Walter de Berningham, lord here, had a charter from King Edward I. (fn. 4) for a fair and market here, and for liberty of freewarren in this and Wickmere manors.
In 1312 Sir Henry de Seagrave, Hugh Tirrel, and 25 others, came hither armed to the manor-house of William de Berningham, and fired it in five several places, and seized the Lady Petronel de Gra, mother of the said William, and pricked her with swords, and cut her with knives, to force her to tell them of her jewels, money and plate, and brake open her chests, &c. for which they were all indited, but produced the King's pardon; in 1313 Walter de Berningham settled this manor and advowson, and the manor of Wykemere, on himself for life, (fn. 5) remainder to
Gilbert de Clare Earl of Gloucester and Hertford, and their heirs; and in 1315 the Countess of Gloucester was in possession of them; (fn. 6) but upon the marriage of Isabel, sister and coheir of Gilbert de Clare, Hugh de Audley her husband had them, and was lord and patron here. In 1371 Ralf Earl of Stafford, in right of Margaret his wife, one of the daughters and heiresses of Hugh de Audley Earl of Gloucester, held this manor, and Hugh his son and heir was then 31 years of age; and in 1401 the Earl of Stafford was lord, and Adam de Gelbie held a fourth of a fee in this town, which belonged to the manor of Wickmere, of him: in 1423 Sir Hugh Stafford Earl of Stafford, son of Sir Hugh, Knt. of the Garter, and Lord Bourchier, in right of his wife, held this and Wickmere, and left them to Edmund his brother, who left issue, Humphry Earl of Stafford, nephew and heir to this Sir Hugh, 20 years old, who married Elizabeth, daughter and heir to Bartholomew Lord Bourchier, who remarried to Sir Lewis Robsart, Knt. of the Garter, and Lord Bourchier in her right; in 1495 it was in the hands of Katherine Dutchess of Bedford, and was then found to extend into Wickmere, Wulterton, Erpingham, Iteringham and Matlask; and it descended to Edward Duke of Buckinghamshire, with Wickmere, Wells, Warham, Wyveton, &c. who was attainted in the time of King Henry VIII. This Lady Katherine held these in dower, as daughter of Richard Woodevile Earl Rivers, and widow of Henry Stafford Duke of Bucks and Constable of England; she died 21 December in this year.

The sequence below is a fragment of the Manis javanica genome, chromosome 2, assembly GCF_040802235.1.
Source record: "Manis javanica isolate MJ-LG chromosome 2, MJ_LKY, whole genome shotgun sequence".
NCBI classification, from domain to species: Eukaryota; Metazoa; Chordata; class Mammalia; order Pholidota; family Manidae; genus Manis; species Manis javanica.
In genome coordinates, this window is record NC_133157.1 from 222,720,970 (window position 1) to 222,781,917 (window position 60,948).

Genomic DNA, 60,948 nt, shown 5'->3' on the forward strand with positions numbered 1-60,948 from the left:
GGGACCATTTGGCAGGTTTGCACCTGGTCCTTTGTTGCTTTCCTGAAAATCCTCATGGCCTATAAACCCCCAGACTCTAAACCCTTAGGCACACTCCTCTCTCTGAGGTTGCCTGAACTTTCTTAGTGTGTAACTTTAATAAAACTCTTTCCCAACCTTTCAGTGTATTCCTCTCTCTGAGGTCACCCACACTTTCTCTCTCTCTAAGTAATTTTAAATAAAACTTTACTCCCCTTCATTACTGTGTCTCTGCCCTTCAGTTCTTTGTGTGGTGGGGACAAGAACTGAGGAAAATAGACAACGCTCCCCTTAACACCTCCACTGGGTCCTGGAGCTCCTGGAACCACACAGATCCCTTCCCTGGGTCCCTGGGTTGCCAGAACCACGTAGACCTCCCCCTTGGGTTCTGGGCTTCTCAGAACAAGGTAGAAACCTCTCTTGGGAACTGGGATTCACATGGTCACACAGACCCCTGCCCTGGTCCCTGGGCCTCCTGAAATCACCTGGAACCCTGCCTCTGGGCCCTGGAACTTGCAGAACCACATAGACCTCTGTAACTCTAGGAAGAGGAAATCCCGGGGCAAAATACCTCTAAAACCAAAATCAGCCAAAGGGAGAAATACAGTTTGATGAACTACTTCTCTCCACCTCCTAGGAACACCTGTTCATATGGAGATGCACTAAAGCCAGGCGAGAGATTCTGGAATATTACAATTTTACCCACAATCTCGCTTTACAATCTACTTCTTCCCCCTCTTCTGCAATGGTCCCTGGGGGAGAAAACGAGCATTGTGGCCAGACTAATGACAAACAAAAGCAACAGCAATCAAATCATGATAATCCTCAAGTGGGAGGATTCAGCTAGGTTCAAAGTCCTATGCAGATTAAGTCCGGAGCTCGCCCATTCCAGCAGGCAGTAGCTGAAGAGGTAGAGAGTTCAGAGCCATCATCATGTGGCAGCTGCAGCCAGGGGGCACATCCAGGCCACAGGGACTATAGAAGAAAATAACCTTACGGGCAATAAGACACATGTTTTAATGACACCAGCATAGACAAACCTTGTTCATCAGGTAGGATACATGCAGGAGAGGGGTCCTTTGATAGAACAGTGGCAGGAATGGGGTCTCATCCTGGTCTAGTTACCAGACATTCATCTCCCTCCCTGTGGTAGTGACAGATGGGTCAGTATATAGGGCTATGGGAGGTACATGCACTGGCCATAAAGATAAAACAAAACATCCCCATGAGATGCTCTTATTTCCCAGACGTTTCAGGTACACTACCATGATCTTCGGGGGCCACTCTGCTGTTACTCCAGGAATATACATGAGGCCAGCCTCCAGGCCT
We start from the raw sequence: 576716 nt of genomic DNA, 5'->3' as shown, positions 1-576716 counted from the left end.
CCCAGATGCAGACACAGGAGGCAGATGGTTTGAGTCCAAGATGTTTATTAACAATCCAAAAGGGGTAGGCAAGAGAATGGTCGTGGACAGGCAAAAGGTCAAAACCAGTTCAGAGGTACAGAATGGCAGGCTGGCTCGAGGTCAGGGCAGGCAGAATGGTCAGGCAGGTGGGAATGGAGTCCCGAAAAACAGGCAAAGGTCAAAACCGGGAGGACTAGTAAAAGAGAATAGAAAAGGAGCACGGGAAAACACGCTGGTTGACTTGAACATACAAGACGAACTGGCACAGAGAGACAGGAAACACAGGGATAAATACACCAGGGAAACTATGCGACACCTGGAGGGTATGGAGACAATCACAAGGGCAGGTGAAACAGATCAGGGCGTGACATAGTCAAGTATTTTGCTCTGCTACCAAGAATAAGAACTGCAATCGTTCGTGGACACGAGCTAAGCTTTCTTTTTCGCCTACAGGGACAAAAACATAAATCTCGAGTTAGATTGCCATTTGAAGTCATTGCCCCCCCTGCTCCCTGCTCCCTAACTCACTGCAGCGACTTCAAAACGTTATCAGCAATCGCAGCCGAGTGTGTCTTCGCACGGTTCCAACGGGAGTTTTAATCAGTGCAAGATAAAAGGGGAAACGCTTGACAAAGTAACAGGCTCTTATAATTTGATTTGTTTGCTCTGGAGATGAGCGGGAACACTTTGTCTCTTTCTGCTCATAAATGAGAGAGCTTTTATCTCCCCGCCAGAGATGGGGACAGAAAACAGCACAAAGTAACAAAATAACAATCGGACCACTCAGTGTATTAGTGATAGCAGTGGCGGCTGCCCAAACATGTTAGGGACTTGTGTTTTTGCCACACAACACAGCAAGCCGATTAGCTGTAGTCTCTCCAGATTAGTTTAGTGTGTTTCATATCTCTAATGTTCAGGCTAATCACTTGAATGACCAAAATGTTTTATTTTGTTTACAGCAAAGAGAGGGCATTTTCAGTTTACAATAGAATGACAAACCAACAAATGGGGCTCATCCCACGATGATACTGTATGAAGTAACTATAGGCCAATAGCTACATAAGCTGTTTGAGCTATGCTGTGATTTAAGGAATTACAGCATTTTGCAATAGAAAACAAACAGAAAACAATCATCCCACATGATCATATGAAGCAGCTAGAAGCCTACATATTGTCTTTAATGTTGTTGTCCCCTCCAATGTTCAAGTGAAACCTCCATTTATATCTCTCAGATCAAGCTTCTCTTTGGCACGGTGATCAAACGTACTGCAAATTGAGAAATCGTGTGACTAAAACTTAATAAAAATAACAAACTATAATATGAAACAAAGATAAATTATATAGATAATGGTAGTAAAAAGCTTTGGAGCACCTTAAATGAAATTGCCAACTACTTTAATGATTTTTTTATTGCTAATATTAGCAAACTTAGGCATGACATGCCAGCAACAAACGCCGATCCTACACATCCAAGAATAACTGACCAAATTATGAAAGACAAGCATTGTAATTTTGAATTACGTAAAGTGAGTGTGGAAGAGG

After the attainder aforesaid, in the year 1522, King Henry VIII. granted this manor and advowson, parcel of the possessions of Edward late Duke of Bucks attainted, to Thomas Duke of Norfolk, with remainder to his son, Thomas Earl of Surrey, who had livery thereof in 1524, and it was owned by Philip Earl of Arundel, at his attainder in 1583: (fn. 7) in 1615, John Dix, alias Ramsey, of Wickmere, Esq. (fn. 8) as trustee to Thomas Earl of Arundel, granted a rent charge of 20l. per annum to James Wilford of Lincolnes Inn, Esq. out of this manor, and then mortgaged it to Thomas Marsham of London, Esq. and it was after sold by John Tasburgh, who married a daughter and coheir of John Dix, alias Ramsey, to whom the Norfolk family had conveyed the manor and advowson, to Richard Knight of Attlebridge, Esq. who was high sheriff of Norfolk in 1704; but the manor belonged to Mr. John Gurnay of Norwich in 1733, and at his death came to his son, Mr. John Gurnay, who is the present lord